Misaligned ChromeModern car purchasing has changed dramatically from the traditional methods. Online purchasing and a shift towards buying classic cars as investment pieces has made the process both more convenient and more open to misuse.
The FBI and the US Attorney for the Southern District of New York recently uncovered a $4.5 million fraud ring that involved classic cars, indicting 25 defendants for running a nationwide scheme posting fake classic cars for sale online. Victims of the ring would respond to ads online and then be directed to shell corporations to pay for a car they would never receive. In most cases, the money lost was never recovered, and some victims were left with no choice but to continue to pay auto loans without ever receiving a car.
Door Panel WearAAG’s professional inspection process has exposed fraudulent sellers in the past. Dishonest sellers won’t return calls when they discover we’ve been asked to complete an inspection. Or, agents have arrived at the address given by the seller to find empty lots and no cars for sale.
With the convenience of one-click shopping and online auctions comes the need to do your homework: the best way to protect yourself when buying a car is a pre-purchase inspection from a trusted and certified professional.
1959 Cadillac FinsYou may be asking yourself “Do I need a pre-purchase inspection? I can probably go look at the car myself.” An experienced inspector can be your eyes and ears and will provide a detailed report that documents the vehicle’s condition. A professional pre-purchase inspection should include a market value consultation based upon the vehicle’s condition and documented history. An inspection can save you the cost and time of travel should you decide this vehicle is not the one that you want to purchase.
Make sure your pre-purchase inspection agent has been certified, and check to make sure they also provide the following:
• The opportunity to speak with your inspection agent before and after the inspection in case you have questions.
• A copy of the title or registration, pertinent receipts and information should be provided to the inspector by the seller.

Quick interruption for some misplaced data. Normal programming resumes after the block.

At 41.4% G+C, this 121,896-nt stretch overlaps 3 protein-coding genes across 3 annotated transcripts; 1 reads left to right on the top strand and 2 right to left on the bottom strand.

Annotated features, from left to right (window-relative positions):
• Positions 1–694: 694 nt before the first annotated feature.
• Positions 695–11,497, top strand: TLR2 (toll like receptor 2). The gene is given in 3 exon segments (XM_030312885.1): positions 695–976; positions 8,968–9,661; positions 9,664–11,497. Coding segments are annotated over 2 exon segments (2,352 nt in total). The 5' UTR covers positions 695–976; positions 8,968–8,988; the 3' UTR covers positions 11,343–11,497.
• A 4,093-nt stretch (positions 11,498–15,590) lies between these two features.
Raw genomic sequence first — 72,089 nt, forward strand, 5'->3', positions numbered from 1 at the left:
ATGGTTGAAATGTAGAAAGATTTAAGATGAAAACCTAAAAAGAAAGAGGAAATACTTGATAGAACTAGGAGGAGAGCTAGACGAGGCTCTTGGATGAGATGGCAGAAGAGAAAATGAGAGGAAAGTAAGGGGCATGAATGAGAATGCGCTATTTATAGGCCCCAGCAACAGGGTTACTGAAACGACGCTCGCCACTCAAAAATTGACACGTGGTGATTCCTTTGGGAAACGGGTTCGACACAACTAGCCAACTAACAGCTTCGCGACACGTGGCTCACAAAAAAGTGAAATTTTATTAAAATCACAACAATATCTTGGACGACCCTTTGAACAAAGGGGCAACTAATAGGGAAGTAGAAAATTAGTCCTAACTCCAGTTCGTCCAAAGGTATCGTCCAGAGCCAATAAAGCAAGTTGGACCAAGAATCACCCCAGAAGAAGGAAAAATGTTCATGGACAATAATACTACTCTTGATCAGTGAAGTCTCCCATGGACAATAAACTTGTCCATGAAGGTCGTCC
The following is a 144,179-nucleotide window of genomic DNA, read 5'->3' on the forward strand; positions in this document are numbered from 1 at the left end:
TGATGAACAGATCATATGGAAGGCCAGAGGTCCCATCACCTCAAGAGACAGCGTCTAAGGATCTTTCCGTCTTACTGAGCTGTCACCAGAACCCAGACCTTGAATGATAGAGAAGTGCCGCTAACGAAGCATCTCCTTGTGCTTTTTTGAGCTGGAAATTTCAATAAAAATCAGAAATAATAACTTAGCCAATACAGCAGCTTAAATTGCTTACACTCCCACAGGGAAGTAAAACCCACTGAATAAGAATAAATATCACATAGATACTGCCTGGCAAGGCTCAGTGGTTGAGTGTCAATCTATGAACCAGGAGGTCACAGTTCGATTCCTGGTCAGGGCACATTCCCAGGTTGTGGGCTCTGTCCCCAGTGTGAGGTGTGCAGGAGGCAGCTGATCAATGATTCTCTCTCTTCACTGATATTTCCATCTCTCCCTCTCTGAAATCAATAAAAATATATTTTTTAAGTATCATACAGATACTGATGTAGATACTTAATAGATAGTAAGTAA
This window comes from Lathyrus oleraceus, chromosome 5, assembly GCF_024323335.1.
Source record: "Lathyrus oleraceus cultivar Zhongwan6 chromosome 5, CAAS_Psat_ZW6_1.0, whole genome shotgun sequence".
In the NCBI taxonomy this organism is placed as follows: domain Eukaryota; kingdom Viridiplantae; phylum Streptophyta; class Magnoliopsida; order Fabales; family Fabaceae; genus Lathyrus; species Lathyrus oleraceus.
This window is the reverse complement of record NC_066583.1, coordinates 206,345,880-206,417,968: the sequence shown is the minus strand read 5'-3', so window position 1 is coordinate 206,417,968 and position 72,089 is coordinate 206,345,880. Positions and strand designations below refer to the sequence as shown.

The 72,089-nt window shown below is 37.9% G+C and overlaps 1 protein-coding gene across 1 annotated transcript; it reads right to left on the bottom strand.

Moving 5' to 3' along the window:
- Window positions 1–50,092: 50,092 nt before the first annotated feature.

• Documentation of all parts of the inspection, including notes on condition, originality, test ride results and paint gauge readings.
• Detailed photographs that provide first-hand evidence of the car’s complete condition, inside and out. Don’t rely on the seller’s photos alone.
• Data tag and vehicle identification numbers should be documented and decoded.
• Ask if your pre-purchase inspection company can provide a certified appraisal for insurance or bank loan purposes if you decide to purchase the vehicle.
• A value consultation with the master appraiser should be included. AAG utilizes its centralized database along with 30 years of experience to determine an accurate market value for the vehicle.
Under trunk matPre-purchase inspections often uncover areas of concerns that may give you room to negotiate with the seller’s asking price.
Find an agent who is located near the vehicle in need of a pre-purchase inspection. AAG agents are located nationwide, allowing you to get a pre-purchase inspection promptly.
Lola CockpitIt is best to hire an inspector from an independent service, not one affiliated with selling or brokering cars. Pre-purchase inspection agents should work for you, rather than working to their own or the seller’s benefit.
Before you buy your next classic car, antique car or any other type of vehicle, have an independent pre-purchase inspection completed by an experienced, tested and certified AAG agent. AAG’s pre-purchase auto inspection service gives you the confidence to buy or walk away.
Read more about the case behind this article here.
Classic car collectors know that one of the most rewarding things about collecting vintage vehicles is how these cars tend to retain their value with proper maintenance and care. More importantly, they are aware that to protect the value of their investments, it is vital to know the value of their classic car, and to document it properly with a professional appraisal.